If group lessons are the most economical way to learn dance, private dance lessons are the fastest path to improve. Maybe you have more experience than many in your group classes, or maybe you’re just more ambitious. Perhaps you have competitive goals. One-on-one experience with a dance instructor will advance your skills and goals in ways that group classes just can’t do. If private dance lessons are on your mind, consider the following tips.

The Instructor

Dance teachers primarily hone their own skills in either nightclubs or studios. If you want to be a great social dancer at any bar or club in town, the instructor that primarily teaches in those venues might be a great fit. Similarly, if the ballroom dances are your preference, most studio instructors can help with that. But, if you have competitive ambitions, you most certainly want to work with a coach who has successful competitive experience themselves. In fact, dance professionals with competition and championship credentials offer a vastly different instructional experience regardless of your goals. You’ll do well to consider their services.

The Studio

I previously discussed the different types of studios in Where Can I Learn to Dance? But it bears repeating. Closed studios—many of them franchises—allow only their staff instructors to teach group and private lessons. Most require you to purchase a membership to participate in group glasses and may include a limited number of private lessons. Be sure to ask about the staff’s experience and credentials. Hybrid studios have both staff and independent instructors and offer memberships and a la carte classes and lessons. The learning experience is more flexible, and instructors may have more experience with competitive credentials. Still, dig into the details and make sure the studio and instructor are a good fit.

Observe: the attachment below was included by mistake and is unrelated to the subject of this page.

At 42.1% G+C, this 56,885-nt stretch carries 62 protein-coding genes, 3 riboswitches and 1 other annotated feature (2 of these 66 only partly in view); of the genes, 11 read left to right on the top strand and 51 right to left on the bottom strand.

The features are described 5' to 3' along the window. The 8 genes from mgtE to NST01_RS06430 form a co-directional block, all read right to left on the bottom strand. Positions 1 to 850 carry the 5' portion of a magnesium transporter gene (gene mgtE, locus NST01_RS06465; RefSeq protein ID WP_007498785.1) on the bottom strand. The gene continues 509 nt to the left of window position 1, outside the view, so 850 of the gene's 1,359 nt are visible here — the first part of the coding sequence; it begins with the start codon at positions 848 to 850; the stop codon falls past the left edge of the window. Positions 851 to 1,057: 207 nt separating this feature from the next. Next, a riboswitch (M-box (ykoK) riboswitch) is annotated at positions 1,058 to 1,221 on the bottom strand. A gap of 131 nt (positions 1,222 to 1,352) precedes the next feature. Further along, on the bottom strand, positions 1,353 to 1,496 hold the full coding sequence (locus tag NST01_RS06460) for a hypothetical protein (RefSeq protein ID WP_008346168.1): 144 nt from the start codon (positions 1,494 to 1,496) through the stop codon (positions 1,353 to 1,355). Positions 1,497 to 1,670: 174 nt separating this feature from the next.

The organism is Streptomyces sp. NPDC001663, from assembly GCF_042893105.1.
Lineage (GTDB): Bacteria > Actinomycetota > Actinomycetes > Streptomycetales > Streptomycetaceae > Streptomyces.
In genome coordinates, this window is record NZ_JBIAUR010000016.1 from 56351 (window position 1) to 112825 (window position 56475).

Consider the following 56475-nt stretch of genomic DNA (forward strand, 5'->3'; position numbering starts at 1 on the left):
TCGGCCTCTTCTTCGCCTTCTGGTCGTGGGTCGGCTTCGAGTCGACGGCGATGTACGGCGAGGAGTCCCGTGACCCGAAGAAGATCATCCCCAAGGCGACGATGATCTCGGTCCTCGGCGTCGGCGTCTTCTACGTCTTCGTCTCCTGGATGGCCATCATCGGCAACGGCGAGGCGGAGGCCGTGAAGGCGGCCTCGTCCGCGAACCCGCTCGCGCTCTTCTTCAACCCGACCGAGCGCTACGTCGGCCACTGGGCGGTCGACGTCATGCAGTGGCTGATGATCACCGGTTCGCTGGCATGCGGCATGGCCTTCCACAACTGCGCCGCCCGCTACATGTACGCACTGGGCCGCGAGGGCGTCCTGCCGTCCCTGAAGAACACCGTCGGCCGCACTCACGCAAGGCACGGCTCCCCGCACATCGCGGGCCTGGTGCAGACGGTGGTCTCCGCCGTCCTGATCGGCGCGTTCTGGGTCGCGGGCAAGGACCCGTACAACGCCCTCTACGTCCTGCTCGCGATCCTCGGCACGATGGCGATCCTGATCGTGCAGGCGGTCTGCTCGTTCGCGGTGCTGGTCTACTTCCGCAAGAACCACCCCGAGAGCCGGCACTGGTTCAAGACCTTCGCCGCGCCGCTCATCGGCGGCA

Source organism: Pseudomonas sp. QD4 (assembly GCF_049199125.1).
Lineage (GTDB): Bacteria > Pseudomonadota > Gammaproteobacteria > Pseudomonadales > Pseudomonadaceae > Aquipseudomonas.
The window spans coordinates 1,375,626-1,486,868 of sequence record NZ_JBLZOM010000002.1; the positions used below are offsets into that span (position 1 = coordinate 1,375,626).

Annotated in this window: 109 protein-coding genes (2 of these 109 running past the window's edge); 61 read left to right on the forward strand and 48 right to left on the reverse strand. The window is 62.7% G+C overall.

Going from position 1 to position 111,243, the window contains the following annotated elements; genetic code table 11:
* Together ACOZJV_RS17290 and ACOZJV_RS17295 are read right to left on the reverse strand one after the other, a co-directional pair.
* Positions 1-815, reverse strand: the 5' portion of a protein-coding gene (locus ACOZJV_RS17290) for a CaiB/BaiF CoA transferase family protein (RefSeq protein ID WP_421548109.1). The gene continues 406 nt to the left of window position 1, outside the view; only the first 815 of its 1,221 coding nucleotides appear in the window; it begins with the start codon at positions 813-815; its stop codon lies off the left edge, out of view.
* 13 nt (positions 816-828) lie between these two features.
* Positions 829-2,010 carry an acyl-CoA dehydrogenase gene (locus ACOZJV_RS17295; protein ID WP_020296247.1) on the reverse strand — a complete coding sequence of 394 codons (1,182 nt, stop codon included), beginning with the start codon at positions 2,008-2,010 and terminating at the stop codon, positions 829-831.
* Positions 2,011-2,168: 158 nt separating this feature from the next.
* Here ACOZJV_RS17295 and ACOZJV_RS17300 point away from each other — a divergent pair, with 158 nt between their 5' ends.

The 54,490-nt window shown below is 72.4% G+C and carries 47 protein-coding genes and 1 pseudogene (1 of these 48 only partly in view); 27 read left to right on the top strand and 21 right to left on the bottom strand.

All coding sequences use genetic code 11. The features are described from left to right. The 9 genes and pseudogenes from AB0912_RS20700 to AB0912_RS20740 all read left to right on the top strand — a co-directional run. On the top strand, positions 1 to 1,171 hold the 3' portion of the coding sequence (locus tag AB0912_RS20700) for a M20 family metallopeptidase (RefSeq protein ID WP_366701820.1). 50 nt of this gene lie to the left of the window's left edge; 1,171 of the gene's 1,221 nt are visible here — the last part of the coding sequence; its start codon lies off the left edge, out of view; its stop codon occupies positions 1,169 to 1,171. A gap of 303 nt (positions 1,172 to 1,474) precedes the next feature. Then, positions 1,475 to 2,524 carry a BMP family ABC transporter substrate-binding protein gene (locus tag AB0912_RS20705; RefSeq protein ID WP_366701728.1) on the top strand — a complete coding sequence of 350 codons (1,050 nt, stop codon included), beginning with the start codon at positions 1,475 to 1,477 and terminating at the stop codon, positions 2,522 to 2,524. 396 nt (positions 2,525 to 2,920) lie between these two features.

The Cost

Closed studios offer introductory rates for private lessons or include a limited number of lessons with membership, but the instructors may have limited experience. Fees for instructors with more experience and competitive credentials start around $60 for a 45-minute lesson. Floor fee—the cost for using the studio—is additional, in the $10-$15 per hour range. Before your gasp at the cost, consider the instructor’s investment in their own training and the cost of their taxes, benefits, and insurance. Private dance instruction is a professional service, and the cost is well worth the benefit when you consider it an investment in your personal dance aspirations.

All things considered, private dance lessons are an investment in relationship. With the right teacher, you will certainly improve your dancing, but you also gain a friend, confidante, and cheerleader. Invest the time and effort in choosing the right instructor, and you’ll go a long way to not only improve your dancing but gain a long-term friend!

Hope to see you on the dance floor!